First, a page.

Question: I had a plumbing company come to my house and give me an estimate on replacing a kitchen faucet and some shower fixtures. The plumber told me that he couldn’t see behind the walls to tell me what would need to be done. He told me that he hoped it would be a simple fix, but that the “worst-case scenario” would be $3,100. In other words, if the plumber had to tear through the wall and replace all of the old pipes, the cost could possibly run that high.
Question: My wife and I bought our house in 2011. Soon after we bought it, we landscaped the back and front yards. We replaced the existing fence in its exact location, and we put in hardscaping and concrete planters that go right up to the fence line along with a concrete pad for a hot tub. When we bought the house, our neighbor was an elderly woman with whom we were on friendly terms.
Question: About six months ago, I found out that my husband had been unfaithful for the past few years. We have gone to counseling with a marriage and family therapist, and my husband has been working with his own therapist. He has been very apologetic, and he even tells me that he is working hard to resolve the psychological issues that caused his behavior in the first place. I believe that he is trying, and he appears to be putting what happened behind him.
Muck Rack makes it simple to find people, tweets, or articles that mention any name, keyword, company, hashtag etc. We've compiled this guide to help you make the most of your search.
Selecting a term
Start searching tweets, articles from media outlets, articles mentioned in tweets, journalists'
names, titles and bios with some suggested searches:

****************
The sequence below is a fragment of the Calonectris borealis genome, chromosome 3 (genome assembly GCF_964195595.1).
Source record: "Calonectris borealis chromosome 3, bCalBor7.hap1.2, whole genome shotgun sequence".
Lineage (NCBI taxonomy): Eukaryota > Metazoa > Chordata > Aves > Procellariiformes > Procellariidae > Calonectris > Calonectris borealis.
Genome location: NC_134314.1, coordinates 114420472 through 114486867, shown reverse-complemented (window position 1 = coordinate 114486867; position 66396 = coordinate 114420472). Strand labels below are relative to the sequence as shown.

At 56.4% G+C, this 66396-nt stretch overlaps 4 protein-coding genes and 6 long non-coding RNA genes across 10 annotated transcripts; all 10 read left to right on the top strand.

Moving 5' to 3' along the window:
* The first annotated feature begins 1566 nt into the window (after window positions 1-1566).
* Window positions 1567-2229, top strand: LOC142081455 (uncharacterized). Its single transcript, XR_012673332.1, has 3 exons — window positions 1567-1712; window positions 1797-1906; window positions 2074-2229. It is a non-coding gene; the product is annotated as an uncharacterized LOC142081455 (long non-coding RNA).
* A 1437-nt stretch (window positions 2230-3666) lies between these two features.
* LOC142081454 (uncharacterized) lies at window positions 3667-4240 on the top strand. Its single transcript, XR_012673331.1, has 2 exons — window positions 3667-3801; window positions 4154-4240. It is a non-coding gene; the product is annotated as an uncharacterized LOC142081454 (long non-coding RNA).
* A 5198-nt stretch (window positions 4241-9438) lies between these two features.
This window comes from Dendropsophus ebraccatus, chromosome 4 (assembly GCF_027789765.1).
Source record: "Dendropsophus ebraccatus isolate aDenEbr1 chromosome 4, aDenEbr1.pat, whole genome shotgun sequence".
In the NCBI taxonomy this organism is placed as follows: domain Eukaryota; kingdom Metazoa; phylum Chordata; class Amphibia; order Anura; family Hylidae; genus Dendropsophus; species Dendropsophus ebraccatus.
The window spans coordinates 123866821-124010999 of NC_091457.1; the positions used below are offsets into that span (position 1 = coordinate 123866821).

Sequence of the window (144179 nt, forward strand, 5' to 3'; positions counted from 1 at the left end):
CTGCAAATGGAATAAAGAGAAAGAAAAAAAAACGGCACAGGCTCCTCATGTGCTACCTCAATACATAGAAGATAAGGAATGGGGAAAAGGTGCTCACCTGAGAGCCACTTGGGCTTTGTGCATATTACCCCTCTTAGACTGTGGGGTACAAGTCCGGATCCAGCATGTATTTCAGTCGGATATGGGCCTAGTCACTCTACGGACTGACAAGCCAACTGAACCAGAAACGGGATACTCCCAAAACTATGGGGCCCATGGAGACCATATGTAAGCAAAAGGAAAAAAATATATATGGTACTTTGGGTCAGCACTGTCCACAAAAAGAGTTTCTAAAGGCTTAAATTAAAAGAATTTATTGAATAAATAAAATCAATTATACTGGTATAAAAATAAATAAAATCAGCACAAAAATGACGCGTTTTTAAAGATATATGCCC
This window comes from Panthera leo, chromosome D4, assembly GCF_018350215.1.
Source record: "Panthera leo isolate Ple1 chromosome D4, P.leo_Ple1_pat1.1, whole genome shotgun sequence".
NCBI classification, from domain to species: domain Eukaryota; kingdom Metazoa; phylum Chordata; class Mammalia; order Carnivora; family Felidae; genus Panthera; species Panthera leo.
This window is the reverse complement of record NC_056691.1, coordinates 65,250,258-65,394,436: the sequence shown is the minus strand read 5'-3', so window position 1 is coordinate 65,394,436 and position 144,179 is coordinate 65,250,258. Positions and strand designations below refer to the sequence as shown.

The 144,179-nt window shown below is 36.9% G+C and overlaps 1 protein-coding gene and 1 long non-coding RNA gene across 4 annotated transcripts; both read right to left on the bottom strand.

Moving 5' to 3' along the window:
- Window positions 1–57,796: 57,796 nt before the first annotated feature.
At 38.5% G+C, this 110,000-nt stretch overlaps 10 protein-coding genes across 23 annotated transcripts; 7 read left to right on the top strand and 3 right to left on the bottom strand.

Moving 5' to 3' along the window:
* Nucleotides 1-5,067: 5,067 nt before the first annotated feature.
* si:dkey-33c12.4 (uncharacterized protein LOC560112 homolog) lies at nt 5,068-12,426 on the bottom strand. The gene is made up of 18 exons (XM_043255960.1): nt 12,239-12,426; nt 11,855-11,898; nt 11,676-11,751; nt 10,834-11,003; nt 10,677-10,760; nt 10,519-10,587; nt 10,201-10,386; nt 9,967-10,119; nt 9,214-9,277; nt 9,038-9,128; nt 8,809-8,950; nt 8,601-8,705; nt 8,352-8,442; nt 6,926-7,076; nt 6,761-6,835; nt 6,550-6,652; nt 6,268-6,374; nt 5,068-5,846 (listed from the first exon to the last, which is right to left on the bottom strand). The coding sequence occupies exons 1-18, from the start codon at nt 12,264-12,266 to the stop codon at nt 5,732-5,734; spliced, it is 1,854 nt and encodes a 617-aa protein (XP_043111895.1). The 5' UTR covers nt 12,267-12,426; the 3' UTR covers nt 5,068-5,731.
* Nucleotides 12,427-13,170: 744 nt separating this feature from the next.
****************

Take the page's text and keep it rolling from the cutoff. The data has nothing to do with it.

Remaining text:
Companies or Topics (e.g. iPhone, Microsoft)
Phrases (e.g. "cloud computing") — use quotes to keep the terms together
Twitter handles (e.g. @username) — returns those who have mentioned or replied to
Names (e.g. "David Pogue")
Hashtags (e.g. #sxsw, #london2012)
Bio details (e.g. vegan, Olympics, father)
Muck Rack's Advanced Search allows for many boolean operators.
Find results that mention multiple specified terms, use AND or
+. For example, ensure each result contains both Elon Musk and Mark Zuckerberg by
searching Musk AND Zuckerberg or Musk + Zuckerberg.
Use the operators OR or , to broaden your search when you'd like either of
multiple terms to appear in results. (This is the default behavior of our search when no operators
are used). For example, results will contain either cake or cookie by searching cake OR cookie or cake,cookie
Use NOT or - to subtract results from your search. For
example, searching Disney will yield results about the Walt Disney Company as well as Walt Disney
World Resort. To exclude mentions of Disney World, search for Disney -World or Disney
When using one of these operators with a phrase, enclose it in quotation marks. For example, you can
find results about smartphones excluding Apple's iPhone 4S by searching smartphone -"iPhone
Exact case matching or punctuation
If you're searching for a brand name or keyword that relies on specific punctuation marks or capitalization, you can
find results that match your exact query by adding matchcase: before the keyword you're searching for, like matchcase:E*TRADE .
Use parentheses to separate multiple
boolean phrases. For example, to find journalists talking about having fun in Disney World or
Disneyland, search for ("disney world" OR disneyland) AND fun.
An asterisk can be used to search for any variation of a root word truncated by the asterisk. For example, searching for admin* will return results for administrator, administration, administer, administered, etc.
A near operator is an AND operator where you can control the distance between the words. You can vary the distance the near operation uses by adding a forward slash and number (between 0-99) such as strawberries NEAR/10 "whipped cream", which means the strawberries must exist within 10 words of "whipped cream".